• Even if the rest of the Democratic Party doesn't get on board with single payer, "I do think you'll see even a number of the more centrist Democrats looking at alternatives in which there can be real progress on the cost and complexity issues," Democratic health care strategist Chris Jennings told me.
Medicare is giving doctors a lot of power over their own pay

Medicare has signaled it will rubber-stamp almost every 2018 payment proposal made by a little-known American Medical Association's panel of doctors — raising the ire of numerous advocacy groups and primary care doctors, who believe the federal government is bending to the will of the powerful medical lobby.

What we've heard: Consumer advocates and primary care doctors told Axios' Bob Herman that the Centers for Medicare and Medicaid Services is relying too heavily on an AMA panel known as the RUC, which makes recommendations about how much Medicare should pay for certain services. Its critics say it too often gives preferential treatment to more expensive procedures, at the expense of primary care.

  • "If CMS aims to obtain the best services at lowest cost, changing the payment structure to pay more to the speciality who produces the same product at higher cost makes no sense," one doctor told Bob.

Why it matters: CMS pays out roughly $100 billion per year for physician services, and its prices also affect what private insurers are willing to pay.

Competition lags in the exchanges...

CMS yesterday released its latest estimates of insurer participation in the ACA's exchanges.

The results:

  • 63 counties — all in Virginia — currently don't have any insurers signed up to sell plans next year. Those "bare" counties contain less than 1% of all enrollees.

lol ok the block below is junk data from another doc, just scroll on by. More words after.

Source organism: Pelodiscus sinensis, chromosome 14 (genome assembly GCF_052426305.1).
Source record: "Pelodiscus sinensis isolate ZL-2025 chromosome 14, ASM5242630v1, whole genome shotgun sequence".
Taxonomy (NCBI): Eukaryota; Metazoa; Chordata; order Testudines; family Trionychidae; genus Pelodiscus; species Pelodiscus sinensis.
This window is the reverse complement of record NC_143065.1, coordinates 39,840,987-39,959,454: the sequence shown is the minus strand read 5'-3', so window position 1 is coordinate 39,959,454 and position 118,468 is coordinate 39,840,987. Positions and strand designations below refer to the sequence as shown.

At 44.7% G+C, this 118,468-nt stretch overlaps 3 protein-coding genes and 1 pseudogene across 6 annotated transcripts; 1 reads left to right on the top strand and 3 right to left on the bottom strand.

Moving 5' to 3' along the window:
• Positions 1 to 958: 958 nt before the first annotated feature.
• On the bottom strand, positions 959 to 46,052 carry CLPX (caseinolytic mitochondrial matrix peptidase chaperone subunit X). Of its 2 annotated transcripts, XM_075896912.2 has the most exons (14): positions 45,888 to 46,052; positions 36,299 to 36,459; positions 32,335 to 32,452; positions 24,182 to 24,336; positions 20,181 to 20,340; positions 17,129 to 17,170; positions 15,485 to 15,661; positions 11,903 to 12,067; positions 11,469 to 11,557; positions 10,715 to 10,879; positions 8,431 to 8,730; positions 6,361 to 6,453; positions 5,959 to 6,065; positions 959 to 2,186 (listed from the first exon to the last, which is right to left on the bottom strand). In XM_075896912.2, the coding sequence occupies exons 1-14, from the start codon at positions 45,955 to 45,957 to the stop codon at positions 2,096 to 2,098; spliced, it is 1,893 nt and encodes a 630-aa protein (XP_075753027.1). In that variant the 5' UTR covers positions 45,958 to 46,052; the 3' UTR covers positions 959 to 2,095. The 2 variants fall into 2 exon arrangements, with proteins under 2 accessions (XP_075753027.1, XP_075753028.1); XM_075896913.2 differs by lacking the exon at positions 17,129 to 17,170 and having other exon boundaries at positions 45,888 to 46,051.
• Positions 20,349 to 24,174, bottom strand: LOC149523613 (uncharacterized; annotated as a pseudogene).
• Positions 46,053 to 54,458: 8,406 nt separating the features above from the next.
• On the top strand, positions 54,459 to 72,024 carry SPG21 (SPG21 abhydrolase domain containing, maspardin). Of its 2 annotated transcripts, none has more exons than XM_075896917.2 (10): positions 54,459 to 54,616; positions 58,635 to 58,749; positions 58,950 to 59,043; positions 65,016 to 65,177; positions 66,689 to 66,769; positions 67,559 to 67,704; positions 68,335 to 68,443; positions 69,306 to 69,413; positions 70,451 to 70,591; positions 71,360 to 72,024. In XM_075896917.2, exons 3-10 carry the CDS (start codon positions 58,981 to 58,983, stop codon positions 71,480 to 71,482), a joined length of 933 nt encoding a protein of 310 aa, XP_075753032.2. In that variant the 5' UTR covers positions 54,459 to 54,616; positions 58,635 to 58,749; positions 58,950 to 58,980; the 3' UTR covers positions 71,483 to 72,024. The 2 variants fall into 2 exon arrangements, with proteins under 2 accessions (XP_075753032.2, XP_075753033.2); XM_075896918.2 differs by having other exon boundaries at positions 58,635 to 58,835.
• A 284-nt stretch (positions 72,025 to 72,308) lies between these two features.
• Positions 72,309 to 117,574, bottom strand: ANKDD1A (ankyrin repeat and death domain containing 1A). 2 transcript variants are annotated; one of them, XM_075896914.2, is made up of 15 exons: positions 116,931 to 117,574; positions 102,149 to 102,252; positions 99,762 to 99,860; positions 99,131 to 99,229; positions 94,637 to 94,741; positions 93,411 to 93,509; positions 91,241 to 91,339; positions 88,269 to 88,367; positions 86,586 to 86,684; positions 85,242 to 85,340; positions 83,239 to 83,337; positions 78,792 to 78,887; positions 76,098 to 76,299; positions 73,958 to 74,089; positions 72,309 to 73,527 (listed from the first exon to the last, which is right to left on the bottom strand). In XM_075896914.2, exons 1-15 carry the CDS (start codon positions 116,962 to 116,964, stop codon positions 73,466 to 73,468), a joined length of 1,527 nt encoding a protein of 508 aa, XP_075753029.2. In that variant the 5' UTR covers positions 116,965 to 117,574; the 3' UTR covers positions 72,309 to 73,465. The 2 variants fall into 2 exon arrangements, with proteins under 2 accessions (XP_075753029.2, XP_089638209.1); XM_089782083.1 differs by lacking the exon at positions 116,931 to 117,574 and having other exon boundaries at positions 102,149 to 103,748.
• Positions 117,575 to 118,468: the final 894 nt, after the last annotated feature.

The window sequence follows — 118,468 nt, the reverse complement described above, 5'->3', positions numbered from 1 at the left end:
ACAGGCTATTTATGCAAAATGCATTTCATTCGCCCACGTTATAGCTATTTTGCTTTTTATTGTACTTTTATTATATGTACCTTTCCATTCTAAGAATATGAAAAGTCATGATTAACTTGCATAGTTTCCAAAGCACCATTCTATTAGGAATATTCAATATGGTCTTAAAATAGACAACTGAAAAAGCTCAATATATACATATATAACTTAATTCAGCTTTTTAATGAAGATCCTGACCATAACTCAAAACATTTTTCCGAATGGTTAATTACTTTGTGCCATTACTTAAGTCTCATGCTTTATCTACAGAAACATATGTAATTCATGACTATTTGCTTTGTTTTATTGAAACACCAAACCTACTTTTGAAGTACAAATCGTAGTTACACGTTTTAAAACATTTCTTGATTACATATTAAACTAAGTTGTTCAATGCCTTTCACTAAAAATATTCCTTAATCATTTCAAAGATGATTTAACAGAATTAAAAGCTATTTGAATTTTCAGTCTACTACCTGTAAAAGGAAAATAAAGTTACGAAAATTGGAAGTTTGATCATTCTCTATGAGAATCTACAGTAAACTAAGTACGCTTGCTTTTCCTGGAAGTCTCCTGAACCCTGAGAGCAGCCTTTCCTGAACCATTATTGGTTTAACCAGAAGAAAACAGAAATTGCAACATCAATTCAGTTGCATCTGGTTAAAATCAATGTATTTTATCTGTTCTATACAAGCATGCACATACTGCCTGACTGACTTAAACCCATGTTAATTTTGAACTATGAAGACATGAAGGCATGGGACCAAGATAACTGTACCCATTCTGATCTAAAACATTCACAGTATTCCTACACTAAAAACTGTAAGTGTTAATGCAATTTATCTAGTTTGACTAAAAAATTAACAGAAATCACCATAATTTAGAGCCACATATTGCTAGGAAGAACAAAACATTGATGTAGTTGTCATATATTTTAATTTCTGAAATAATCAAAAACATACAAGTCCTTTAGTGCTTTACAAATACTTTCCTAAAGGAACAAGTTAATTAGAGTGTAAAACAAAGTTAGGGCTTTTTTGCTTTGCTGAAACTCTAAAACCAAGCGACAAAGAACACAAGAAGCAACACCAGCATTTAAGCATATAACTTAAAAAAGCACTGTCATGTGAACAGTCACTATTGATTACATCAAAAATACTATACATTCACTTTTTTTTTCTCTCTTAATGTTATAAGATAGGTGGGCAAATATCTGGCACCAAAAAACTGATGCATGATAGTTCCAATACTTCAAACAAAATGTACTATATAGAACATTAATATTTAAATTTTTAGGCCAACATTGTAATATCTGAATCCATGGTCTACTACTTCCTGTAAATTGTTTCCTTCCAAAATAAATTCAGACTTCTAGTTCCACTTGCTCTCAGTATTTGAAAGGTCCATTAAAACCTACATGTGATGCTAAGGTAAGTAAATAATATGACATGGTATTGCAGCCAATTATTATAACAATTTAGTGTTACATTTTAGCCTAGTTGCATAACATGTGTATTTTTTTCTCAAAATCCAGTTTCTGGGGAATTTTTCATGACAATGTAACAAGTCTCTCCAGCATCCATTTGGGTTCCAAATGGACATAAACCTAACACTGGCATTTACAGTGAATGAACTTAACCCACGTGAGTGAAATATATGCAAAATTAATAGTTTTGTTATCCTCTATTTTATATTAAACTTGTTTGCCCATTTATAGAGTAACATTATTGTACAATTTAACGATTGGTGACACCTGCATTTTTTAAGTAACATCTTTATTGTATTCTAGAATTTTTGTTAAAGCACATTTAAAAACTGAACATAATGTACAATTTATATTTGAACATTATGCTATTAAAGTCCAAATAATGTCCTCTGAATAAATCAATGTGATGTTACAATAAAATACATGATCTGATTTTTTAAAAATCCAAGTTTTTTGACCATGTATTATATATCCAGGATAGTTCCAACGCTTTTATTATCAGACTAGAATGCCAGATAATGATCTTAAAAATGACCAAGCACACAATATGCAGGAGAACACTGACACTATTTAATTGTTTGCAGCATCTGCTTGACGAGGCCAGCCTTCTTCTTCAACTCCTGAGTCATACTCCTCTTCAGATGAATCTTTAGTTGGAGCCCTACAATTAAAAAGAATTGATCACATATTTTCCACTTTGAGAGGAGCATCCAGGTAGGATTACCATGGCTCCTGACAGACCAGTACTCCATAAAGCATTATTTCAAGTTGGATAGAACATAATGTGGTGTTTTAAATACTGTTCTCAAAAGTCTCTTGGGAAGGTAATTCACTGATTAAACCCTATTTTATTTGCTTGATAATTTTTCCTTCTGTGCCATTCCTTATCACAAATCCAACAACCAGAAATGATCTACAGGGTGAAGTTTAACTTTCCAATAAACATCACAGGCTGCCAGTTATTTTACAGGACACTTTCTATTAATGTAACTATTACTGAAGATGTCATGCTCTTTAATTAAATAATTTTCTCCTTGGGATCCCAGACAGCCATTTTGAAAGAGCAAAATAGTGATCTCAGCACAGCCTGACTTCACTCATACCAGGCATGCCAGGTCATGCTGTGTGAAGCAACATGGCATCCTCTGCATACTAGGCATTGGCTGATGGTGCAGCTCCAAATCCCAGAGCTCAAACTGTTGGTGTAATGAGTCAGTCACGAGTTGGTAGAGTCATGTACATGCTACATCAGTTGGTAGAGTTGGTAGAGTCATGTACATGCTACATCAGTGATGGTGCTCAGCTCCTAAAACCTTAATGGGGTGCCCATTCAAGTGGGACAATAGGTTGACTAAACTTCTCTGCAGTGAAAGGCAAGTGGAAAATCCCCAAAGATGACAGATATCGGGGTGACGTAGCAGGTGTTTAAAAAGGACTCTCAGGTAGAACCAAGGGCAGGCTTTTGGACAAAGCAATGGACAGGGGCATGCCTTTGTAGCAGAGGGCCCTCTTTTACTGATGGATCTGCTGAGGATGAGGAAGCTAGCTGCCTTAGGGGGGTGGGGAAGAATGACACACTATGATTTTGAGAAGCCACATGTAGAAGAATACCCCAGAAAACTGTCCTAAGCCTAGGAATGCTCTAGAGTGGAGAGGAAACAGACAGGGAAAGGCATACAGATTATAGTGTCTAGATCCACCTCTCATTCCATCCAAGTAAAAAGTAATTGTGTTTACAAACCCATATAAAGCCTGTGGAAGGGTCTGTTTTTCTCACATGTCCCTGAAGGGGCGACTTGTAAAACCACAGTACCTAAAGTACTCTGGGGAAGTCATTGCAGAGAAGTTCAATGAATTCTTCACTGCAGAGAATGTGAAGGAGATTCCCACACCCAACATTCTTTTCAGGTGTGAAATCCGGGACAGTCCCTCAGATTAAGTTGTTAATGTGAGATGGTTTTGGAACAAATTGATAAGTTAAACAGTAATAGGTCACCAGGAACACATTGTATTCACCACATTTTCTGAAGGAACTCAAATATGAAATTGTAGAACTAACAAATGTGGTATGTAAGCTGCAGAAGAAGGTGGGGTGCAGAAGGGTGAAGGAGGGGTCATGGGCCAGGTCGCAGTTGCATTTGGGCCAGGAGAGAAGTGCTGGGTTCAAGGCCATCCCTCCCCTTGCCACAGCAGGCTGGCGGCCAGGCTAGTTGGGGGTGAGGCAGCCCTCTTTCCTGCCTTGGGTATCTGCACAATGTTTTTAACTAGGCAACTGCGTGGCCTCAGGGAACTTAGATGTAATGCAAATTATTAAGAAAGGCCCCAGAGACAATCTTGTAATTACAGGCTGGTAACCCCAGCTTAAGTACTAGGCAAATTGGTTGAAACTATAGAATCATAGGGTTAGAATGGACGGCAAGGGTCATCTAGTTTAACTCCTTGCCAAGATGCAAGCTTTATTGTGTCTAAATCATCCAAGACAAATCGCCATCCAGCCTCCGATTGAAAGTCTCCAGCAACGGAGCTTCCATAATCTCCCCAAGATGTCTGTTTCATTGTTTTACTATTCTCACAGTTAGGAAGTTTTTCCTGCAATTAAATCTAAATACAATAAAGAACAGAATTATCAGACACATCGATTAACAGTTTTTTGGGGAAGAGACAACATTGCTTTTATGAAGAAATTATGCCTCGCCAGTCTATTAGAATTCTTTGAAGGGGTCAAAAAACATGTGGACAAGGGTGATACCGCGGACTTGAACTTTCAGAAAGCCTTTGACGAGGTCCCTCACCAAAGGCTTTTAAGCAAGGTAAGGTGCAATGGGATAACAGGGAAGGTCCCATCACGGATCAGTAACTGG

• About 28% of exchange enrollees — more than 2.6 million consumers — live in counties that are projected to only have one participating insurer next year.

By my count, that would mean roughly 70% of enrollees live in areas with at least two competing insurers. (CMS didn't do that math in its release. It only chose to highlight the number of people who wouldn't have multiple plans to choose from.)

...and less competition leads to high premiums

Competition among insurers really does help lower premiums, according to a new analysis from the consulting firm Avalere Health. Its findings:

  • In counties with just one insurer to choose from, premiums are almost 10% higher than in counties with two insurers.
  • Compared to counties with three or more insurers to choose from, premiums in one-insurer counties are an average of 15% higher.
  • Having three or more insurers also appears to lower deductibles.

How it works: There's usually a reason insurance companies aren't interested in competing in a particular region: It doesn't have a lot of the young, healthy customers insurance companies crave. Insurers do compete on price, but only when they know they've got a solid base of customers who will pay premiums without filing a lot of claims.

Caitlin Owens

What we're watching today: HELP Committee holds its fourth and final ACA stabilization hearing at 10 a.m. (livestream here).